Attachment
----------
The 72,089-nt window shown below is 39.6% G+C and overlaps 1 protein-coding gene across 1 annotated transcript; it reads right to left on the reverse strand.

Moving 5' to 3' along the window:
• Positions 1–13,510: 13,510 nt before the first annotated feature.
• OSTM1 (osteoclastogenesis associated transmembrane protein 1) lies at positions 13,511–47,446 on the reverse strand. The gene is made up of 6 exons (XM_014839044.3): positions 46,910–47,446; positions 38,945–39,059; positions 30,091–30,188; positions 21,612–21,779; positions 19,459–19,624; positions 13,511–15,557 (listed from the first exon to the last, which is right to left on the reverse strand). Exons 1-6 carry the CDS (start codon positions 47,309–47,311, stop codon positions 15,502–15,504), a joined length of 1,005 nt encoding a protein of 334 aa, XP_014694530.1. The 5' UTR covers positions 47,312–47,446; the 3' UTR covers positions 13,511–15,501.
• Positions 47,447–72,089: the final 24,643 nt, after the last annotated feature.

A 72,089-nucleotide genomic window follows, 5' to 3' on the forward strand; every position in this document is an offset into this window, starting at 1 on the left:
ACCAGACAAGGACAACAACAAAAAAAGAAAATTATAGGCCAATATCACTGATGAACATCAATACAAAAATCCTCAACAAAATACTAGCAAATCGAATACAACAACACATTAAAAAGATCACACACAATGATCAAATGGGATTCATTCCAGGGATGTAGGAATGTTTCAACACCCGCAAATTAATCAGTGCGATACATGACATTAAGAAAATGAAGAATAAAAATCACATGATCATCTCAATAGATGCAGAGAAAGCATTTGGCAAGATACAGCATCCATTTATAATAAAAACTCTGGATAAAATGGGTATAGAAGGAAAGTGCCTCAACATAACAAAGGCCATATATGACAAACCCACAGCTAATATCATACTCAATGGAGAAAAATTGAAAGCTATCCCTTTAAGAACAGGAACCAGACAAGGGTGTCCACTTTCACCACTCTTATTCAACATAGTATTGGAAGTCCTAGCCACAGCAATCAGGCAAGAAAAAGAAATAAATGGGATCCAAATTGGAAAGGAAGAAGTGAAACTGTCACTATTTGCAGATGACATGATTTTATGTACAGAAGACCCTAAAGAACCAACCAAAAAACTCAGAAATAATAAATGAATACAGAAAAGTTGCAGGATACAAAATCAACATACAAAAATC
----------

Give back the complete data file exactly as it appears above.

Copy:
The 72,089-nt window shown below is 39.6% G+C and overlaps 1 protein-coding gene across 1 annotated transcript; it reads right to left on the reverse strand.

Moving 5' to 3' along the window:
• Positions 1–13,510: 13,510 nt before the first annotated feature.
• OSTM1 (osteoclastogenesis associated transmembrane protein 1) lies at positions 13,511–47,446 on the reverse strand. The gene is made up of 6 exons (XM_014839044.3): positions 46,910–47,446; positions 38,945–39,059; positions 30,091–30,188; positions 21,612–21,779; positions 19,459–19,624; positions 13,511–15,557 (listed from the first exon to the last, which is right to left on the reverse strand). Exons 1-6 carry the CDS (start codon positions 47,309–47,311, stop codon positions 15,502–15,504), a joined length of 1,005 nt encoding a protein of 334 aa, XP_014694530.1. The 5' UTR covers positions 47,312–47,446; the 3' UTR covers positions 13,511–15,501.
• Positions 47,447–72,089: the final 24,643 nt, after the last annotated feature.

A 72,089-nucleotide genomic window follows, 5' to 3' on the forward strand; every position in this document is an offset into this window, starting at 1 on the left:
ACCAGACAAGGACAACAACAAAAAAAGAAAATTATAGGCCAATATCACTGATGAACATCAATACAAAAATCCTCAACAAAATACTAGCAAATCGAATACAACAACACATTAAAAAGATCACACACAATGATCAAATGGGATTCATTCCAGGGATGTAGGAATGTTTCAACACCCGCAAATTAATCAGTGCGATACATGACATTAAGAAAATGAAGAATAAAAATCACATGATCATCTCAATAGATGCAGAGAAAGCATTTGGCAAGATACAGCATCCATTTATAATAAAAACTCTGGATAAAATGGGTATAGAAGGAAAGTGCCTCAACATAACAAAGGCCATATATGACAAACCCACAGCTAATATCATACTCAATGGAGAAAAATTGAAAGCTATCCCTTTAAGAACAGGAACCAGACAAGGGTGTCCACTTTCACCACTCTTATTCAACATAGTATTGGAAGTCCTAGCCACAGCAATCAGGCAAGAAAAAGAAATAAATGGGATCCAAATTGGAAAGGAAGAAGTGAAACTGTCACTATTTGCAGATGACATGATTTTATGTACAGAAGACCCTAAAGAACCAACCAAAAAACTCAGAAATAATAAATGAATACAGAAAAGTTGCAGGATACAAAATCAACATACAAAAATC